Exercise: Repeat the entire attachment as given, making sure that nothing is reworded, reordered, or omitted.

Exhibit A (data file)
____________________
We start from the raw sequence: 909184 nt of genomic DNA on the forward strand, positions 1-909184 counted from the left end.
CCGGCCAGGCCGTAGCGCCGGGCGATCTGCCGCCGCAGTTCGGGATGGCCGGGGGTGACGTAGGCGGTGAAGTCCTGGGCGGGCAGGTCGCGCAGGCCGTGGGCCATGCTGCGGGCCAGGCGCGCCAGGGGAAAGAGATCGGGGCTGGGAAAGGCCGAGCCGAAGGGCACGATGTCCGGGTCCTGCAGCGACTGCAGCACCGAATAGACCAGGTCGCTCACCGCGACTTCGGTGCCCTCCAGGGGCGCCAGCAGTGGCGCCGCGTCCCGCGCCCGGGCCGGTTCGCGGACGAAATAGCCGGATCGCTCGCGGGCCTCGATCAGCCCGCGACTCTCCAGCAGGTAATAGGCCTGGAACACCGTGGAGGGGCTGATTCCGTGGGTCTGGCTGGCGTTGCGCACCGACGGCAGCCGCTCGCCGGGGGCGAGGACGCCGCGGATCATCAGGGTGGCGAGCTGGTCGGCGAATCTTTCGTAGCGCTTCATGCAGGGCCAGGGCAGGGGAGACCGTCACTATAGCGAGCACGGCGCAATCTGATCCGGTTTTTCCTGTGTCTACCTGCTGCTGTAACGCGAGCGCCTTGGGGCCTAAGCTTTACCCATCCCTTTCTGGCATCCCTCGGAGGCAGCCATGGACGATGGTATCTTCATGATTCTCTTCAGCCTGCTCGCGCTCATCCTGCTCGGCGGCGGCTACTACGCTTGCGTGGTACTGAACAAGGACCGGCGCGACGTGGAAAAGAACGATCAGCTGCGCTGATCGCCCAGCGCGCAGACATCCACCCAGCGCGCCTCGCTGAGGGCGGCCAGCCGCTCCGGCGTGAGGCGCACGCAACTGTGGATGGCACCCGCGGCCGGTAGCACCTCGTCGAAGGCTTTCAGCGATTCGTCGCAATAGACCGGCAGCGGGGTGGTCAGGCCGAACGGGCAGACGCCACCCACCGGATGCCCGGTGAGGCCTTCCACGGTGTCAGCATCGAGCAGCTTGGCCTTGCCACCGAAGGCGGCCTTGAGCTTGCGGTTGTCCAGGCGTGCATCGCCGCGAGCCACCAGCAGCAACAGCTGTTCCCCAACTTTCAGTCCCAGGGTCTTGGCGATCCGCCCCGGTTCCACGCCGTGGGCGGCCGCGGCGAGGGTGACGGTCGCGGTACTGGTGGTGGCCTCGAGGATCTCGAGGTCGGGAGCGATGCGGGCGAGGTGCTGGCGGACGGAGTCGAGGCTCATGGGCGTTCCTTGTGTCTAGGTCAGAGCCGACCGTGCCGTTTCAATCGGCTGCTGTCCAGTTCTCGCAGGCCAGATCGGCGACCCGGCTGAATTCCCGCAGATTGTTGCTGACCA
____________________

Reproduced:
We start from the raw sequence: 909184 nt of genomic DNA on the forward strand, positions 1-909184 counted from the left end.
CCGGCCAGGCCGTAGCGCCGGGCGATCTGCCGCCGCAGTTCGGGATGGCCGGGGGTGACGTAGGCGGTGAAGTCCTGGGCGGGCAGGTCGCGCAGGCCGTGGGCCATGCTGCGGGCCAGGCGCGCCAGGGGAAAGAGATCGGGGCTGGGAAAGGCCGAGCCGAAGGGCACGATGTCCGGGTCCTGCAGCGACTGCAGCACCGAATAGACCAGGTCGCTCACCGCGACTTCGGTGCCCTCCAGGGGCGCCAGCAGTGGCGCCGCGTCCCGCGCCCGGGCCGGTTCGCGGACGAAATAGCCGGATCGCTCGCGGGCCTCGATCAGCCCGCGACTCTCCAGCAGGTAATAGGCCTGGAACACCGTGGAGGGGCTGATTCCGTGGGTCTGGCTGGCGTTGCGCACCGACGGCAGCCGCTCGCCGGGGGCGAGGACGCCGCGGATCATCAGGGTGGCGAGCTGGTCGGCGAATCTTTCGTAGCGCTTCATGCAGGGCCAGGGCAGGGGAGACCGTCACTATAGCGAGCACGGCGCAATCTGATCCGGTTTTTCCTGTGTCTACCTGCTGCTGTAACGCGAGCGCCTTGGGGCCTAAGCTTTACCCATCCCTTTCTGGCATCCCTCGGAGGCAGCCATGGACGATGGTATCTTCATGATTCTCTTCAGCCTGCTCGCGCTCATCCTGCTCGGCGGCGGCTACTACGCTTGCGTGGTACTGAACAAGGACCGGCGCGACGTGGAAAAGAACGATCAGCTGCGCTGATCGCCCAGCGCGCAGACATCCACCCAGCGCGCCTCGCTGAGGGCGGCCAGCCGCTCCGGCGTGAGGCGCACGCAACTGTGGATGGCACCCGCGGCCGGTAGCACCTCGTCGAAGGCTTTCAGCGATTCGTCGCAATAGACCGGCAGCGGGGTGGTCAGGCCGAACGGGCAGACGCCACCCACCGGATGCCCGGTGAGGCCTTCCACGGTGTCAGCATCGAGCAGCTTGGCCTTGCCACCGAAGGCGGCCTTGAGCTTGCGGTTGTCCAGGCGTGCATCGCCGCGAGCCACCAGCAGCAACAGCTGTTCCCCAACTTTCAGTCCCAGGGTCTTGGCGATCCGCCCCGGTTCCACGCCGTGGGCGGCCGCGGCGAGGGTGACGGTCGCGGTACTGGTGGTGGCCTCGAGGATCTCGAGGTCGGGAGCGATGCGGGCGAGGTGCTGGCGGACGGAGTCGAGGCTCATGGGCGTTCCTTGTGTCTAGGTCAGAGCCGACCGTGCCGTTTCAATCGGCTGCTGTCCAGTTCTCGCAGGCCAGATCGGCGACCCGGCTGAATTCCCGCAGATTGTTGCTGACCA